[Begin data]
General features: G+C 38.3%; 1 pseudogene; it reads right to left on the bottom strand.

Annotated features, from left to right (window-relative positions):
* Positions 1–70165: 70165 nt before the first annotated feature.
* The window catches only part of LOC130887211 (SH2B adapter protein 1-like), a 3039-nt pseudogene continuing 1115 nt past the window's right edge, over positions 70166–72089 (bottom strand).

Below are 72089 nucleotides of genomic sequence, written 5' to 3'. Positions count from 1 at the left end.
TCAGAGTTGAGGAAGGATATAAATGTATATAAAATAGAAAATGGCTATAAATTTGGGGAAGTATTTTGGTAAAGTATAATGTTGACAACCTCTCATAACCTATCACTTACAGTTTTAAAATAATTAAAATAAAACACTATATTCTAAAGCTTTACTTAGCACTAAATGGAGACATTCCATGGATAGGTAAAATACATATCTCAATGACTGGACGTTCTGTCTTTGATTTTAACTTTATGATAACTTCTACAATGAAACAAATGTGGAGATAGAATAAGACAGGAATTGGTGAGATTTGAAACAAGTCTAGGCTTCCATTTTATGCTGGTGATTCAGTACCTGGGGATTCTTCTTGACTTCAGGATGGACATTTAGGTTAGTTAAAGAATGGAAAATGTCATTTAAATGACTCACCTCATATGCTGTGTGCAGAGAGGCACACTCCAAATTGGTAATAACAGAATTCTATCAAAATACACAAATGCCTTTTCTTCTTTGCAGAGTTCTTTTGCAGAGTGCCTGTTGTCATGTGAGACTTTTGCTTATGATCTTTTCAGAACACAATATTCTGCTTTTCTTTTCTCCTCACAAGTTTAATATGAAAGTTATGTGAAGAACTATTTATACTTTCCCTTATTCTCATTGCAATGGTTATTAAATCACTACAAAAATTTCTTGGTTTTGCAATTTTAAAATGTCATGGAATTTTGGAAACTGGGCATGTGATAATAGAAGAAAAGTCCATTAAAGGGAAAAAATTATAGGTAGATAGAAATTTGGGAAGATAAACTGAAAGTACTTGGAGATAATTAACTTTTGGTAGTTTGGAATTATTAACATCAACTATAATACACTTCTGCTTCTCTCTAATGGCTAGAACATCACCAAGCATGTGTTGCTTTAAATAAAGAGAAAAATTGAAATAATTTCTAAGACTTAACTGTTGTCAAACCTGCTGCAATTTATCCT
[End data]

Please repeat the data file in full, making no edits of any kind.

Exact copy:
General features: G+C 38.3%; 1 pseudogene; it reads right to left on the bottom strand.

Annotated features, from left to right (window-relative positions):
* Positions 1–70165: 70165 nt before the first annotated feature.
* The window catches only part of LOC130887211 (SH2B adapter protein 1-like), a 3039-nt pseudogene continuing 1115 nt past the window's right edge, over positions 70166–72089 (bottom strand).

Below are 72089 nucleotides of genomic sequence, written 5' to 3'. Positions count from 1 at the left end.
TCAGAGTTGAGGAAGGATATAAATGTATATAAAATAGAAAATGGCTATAAATTTGGGGAAGTATTTTGGTAAAGTATAATGTTGACAACCTCTCATAACCTATCACTTACAGTTTTAAAATAATTAAAATAAAACACTATATTCTAAAGCTTTACTTAGCACTAAATGGAGACATTCCATGGATAGGTAAAATACATATCTCAATGACTGGACGTTCTGTCTTTGATTTTAACTTTATGATAACTTCTACAATGAAACAAATGTGGAGATAGAATAAGACAGGAATTGGTGAGATTTGAAACAAGTCTAGGCTTCCATTTTATGCTGGTGATTCAGTACCTGGGGATTCTTCTTGACTTCAGGATGGACATTTAGGTTAGTTAAAGAATGGAAAATGTCATTTAAATGACTCACCTCATATGCTGTGTGCAGAGAGGCACACTCCAAATTGGTAATAACAGAATTCTATCAAAATACACAAATGCCTTTTCTTCTTTGCAGAGTTCTTTTGCAGAGTGCCTGTTGTCATGTGAGACTTTTGCTTATGATCTTTTCAGAACACAATATTCTGCTTTTCTTTTCTCCTCACAAGTTTAATATGAAAGTTATGTGAAGAACTATTTATACTTTCCCTTATTCTCATTGCAATGGTTATTAAATCACTACAAAAATTTCTTGGTTTTGCAATTTTAAAATGTCATGGAATTTTGGAAACTGGGCATGTGATAATAGAAGAAAAGTCCATTAAAGGGAAAAAATTATAGGTAGATAGAAATTTGGGAAGATAAACTGAAAGTACTTGGAGATAATTAACTTTTGGTAGTTTGGAATTATTAACATCAACTATAATACACTTCTGCTTCTCTCTAATGGCTAGAACATCACCAAGCATGTGTTGCTTTAAATAAAGAGAAAAATTGAAATAATTTCTAAGACTTAACTGTTGTCAAACCTGCTGCAATTTATCCT